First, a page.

INDIANAPOLIS — ATA Airlines shut down operations and stranded thousands of travelers Thursday when an unexpected loss of key charter flights and soaring fuel costs forced the carrier into bankruptcy.
Once the nation’s 10th-largest air carrier, ATA entered bankruptcy for the second time in just over three years. The company had more than 2,200 employees, and “virtually all” were told that their jobs were gone, company spokesman Michael Freitag said.
Many passengers learned of the collapse at ticket counters, where advisories were posted in the handful of cities ATA still served. About 10,000 passengers flew ATA each day before operations were shut down, according to the airline.
“It ruins my vacation,” said Beatrice Martinez, who was trying to reach Guadalajara, Mexico, from Midway International Airport in Chicago. “I’m in shock. So I guess I’ll try to make other arrangements. Right now I just need to get to Mexico.”
Airlines are struggling with rising fuel prices, labor strife, depressed ticket demand and heightened competition, said George Godlin, an analyst for Moody’s Investor Service.
“We’re in a perfect storm kind of environment right now,” he said.
The ATA bankruptcy generated little surprise. It was the second carrier to declare bankruptcy in just the past two weeks. Aloha Airlines filed for Chapter 11 bankruptcy protection last month, a little more than two years after emerging from bankruptcy.
“We are seeing some of the very marginal carriers shut down ... and will probably see more,” said Ray Neidl, an analyst at Calyon Securities in New York.
Analysts don’t think larger carriers are in imminent danger of bankruptcy. But many industry observers have long warned that sustained high fuel prices and a slowing economy could push larger airlines to the brink.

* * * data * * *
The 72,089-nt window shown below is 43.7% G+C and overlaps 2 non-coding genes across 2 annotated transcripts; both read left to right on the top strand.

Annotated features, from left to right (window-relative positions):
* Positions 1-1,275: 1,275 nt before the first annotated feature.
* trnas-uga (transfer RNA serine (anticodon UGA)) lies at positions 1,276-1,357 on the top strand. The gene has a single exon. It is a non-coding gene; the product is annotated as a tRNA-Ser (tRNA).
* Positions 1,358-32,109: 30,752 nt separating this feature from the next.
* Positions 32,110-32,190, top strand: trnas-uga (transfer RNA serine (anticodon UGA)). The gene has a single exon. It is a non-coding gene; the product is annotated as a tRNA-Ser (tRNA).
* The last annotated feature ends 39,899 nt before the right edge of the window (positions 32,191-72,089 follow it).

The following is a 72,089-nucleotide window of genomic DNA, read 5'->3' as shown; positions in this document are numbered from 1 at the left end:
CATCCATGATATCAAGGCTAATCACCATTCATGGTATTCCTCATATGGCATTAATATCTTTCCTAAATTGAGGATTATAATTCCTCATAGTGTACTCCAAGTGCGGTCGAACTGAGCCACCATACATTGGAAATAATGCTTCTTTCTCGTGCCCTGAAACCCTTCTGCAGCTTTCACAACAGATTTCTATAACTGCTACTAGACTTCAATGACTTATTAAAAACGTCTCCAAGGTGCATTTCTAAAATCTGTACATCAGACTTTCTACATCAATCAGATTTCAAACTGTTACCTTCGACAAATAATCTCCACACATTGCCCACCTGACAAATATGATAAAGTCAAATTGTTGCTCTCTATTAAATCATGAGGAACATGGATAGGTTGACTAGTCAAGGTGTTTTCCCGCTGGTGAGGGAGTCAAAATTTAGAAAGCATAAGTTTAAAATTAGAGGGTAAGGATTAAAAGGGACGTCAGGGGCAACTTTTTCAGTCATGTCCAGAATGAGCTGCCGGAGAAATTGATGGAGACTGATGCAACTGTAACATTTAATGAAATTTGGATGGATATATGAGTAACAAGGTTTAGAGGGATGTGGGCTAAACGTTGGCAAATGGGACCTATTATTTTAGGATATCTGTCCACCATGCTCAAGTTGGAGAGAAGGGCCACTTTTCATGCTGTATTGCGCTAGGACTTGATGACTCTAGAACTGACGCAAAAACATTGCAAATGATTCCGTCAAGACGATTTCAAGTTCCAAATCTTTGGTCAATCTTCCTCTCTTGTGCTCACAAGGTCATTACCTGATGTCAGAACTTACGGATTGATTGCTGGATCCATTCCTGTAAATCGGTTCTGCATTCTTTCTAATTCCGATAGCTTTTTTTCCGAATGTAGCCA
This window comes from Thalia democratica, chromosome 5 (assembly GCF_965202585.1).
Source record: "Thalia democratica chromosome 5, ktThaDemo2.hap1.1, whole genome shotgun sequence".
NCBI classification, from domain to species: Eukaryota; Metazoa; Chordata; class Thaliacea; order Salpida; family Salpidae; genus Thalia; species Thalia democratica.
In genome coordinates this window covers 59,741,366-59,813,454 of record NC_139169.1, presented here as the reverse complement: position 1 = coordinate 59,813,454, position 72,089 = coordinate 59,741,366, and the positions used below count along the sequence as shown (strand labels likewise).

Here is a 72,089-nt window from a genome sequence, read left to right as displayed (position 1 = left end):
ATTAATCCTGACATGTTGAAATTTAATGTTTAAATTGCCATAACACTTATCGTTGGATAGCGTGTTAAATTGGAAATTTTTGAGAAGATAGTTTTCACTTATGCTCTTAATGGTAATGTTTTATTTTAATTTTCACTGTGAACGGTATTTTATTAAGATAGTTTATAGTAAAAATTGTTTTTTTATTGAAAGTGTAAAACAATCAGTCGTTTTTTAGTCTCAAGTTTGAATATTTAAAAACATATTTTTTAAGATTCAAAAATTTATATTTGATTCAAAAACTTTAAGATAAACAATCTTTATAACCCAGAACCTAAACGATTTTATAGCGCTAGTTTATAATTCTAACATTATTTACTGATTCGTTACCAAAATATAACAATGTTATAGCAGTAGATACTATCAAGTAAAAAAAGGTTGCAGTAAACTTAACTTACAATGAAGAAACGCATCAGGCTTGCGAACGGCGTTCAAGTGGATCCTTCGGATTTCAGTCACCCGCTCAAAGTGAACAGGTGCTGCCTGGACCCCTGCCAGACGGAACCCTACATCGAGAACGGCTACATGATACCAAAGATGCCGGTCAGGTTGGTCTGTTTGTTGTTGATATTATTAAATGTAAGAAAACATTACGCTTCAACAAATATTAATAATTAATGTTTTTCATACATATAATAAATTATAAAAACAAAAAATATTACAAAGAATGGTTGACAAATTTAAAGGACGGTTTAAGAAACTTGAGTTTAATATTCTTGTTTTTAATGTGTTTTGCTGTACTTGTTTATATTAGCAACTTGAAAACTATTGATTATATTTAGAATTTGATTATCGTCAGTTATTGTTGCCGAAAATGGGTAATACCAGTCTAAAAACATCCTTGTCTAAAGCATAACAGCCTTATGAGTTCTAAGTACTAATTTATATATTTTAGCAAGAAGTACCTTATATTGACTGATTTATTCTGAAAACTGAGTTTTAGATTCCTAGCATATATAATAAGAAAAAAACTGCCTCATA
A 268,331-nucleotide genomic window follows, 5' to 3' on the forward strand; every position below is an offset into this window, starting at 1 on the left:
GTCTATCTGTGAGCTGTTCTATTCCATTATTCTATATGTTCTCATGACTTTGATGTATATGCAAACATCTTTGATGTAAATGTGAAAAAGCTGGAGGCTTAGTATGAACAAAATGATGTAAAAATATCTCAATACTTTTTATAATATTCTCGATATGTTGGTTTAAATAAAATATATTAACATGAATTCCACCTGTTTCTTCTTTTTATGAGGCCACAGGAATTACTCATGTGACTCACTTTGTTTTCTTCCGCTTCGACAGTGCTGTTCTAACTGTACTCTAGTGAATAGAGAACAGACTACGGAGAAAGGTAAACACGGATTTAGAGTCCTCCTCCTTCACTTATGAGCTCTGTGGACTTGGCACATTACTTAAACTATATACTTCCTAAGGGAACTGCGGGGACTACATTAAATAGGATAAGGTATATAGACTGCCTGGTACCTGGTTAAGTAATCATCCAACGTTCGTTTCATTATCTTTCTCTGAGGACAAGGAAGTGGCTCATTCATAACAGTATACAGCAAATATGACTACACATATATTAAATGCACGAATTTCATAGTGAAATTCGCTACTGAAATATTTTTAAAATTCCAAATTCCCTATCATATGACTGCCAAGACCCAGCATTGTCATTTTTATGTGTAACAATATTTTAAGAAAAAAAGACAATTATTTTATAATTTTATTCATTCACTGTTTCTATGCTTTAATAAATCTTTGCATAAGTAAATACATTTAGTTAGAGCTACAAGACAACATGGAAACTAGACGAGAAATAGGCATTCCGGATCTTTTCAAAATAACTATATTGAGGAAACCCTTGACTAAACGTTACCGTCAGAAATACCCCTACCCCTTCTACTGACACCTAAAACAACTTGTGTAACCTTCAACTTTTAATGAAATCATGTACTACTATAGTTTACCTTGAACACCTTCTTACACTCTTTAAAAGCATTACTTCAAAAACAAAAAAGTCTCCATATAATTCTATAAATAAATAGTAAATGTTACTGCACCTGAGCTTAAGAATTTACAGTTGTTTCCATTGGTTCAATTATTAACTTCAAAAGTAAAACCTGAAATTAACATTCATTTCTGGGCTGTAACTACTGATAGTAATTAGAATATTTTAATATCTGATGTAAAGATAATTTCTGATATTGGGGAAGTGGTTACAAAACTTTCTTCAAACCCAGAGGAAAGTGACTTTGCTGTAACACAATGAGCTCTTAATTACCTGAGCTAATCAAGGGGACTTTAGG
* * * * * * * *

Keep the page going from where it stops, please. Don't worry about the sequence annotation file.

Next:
“I do think that this bankruptcy highlights the difficult times the industry is facing with oil above $100 a barrel,” said Jim Corridore, an analyst at Standard & Poor’s in New York. “While I don’t think that any major network airlines are currently at risk of bankruptcy due to the high cash levels they have amassed over the past few years, I think that they will certainly be weakened and unable to offset higher oil with higher revenues.” Video: Are airlines too cozy with regulators?
Tough operating conditions have led to merger talks industrywide. Negotiations between Delta Air Lines Inc. and Northwest Airlines Corp. recently stalled over a dispute between pilot unions.
ATA said in a statement that the cancellation of a critical agreement with FedEx Corp. for most of the airline’s charter business left it unable to offset exorbitant fuel prices.
That agreement gave ATA a significant share of the airlift contracts to fly military members and their families overseas, ATA said. FedEx told ATA that that agreement would end when the government’s 2009 fiscal year begins in October.
“This termination is a full year earlier than the term specified in a letter of agreement between FedEx and ATA,” the airline’s statement said.
FedEx officials could not be reached for immediate comment.
ATA retrenched in 2006 after emerging from bankruptcy, focusing on an increase in its military charter business. The airline operated approximately 50 commercial flights per day, mostly between Hawaii and four west coast cities — Oakland, Los Angeles, Phoenix and Las Vegas.
ATA announced last month that it would leave Chicago’s Midway Airport, which it had used as a hub since 1992.
ATA’s bankruptcy will also affect Southwest Airlines customers. The Dallas-based airline has a code-share agreement with ATA for travel to Hawaii.
Southwest said Thursday that it immediately began rebooking passengers with dates and times as close to the original travel plans as possible. Southwest said it would give priority to customers who are scheduled to travel in the next 14 days.
“ATA Airlines has been an outstanding partner for Southwest, and we are disappointed to hear this unfortunate news,” Gary Kelly, Southwest Airlines chief executive officer, said in a press release. “We are sad to end our codeshare relationship with ATA but understand it’s extremely difficult for an airline to flourish in today’s arduous financial environment that has been plagued by soaring fuel prices.”
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